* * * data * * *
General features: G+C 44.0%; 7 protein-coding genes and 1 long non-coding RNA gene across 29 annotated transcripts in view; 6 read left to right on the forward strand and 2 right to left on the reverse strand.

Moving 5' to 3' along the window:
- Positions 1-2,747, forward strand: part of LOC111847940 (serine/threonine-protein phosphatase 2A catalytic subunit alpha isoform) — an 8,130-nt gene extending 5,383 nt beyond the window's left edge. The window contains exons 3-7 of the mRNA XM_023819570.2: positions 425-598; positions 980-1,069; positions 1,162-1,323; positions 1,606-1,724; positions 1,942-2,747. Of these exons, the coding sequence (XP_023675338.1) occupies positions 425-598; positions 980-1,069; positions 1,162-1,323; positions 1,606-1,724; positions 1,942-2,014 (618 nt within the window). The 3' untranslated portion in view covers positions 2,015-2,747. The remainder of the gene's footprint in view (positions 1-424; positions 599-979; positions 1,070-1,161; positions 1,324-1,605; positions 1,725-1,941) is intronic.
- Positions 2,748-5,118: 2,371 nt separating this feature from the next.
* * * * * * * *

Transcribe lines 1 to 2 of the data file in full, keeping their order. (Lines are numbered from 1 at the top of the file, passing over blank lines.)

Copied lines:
General features: G+C 44.0%; 7 protein-coding genes and 1 long non-coding RNA gene across 29 annotated transcripts in view; 6 read left to right on the forward strand and 2 right to left on the reverse strand.

Moving 5' to 3' along the window: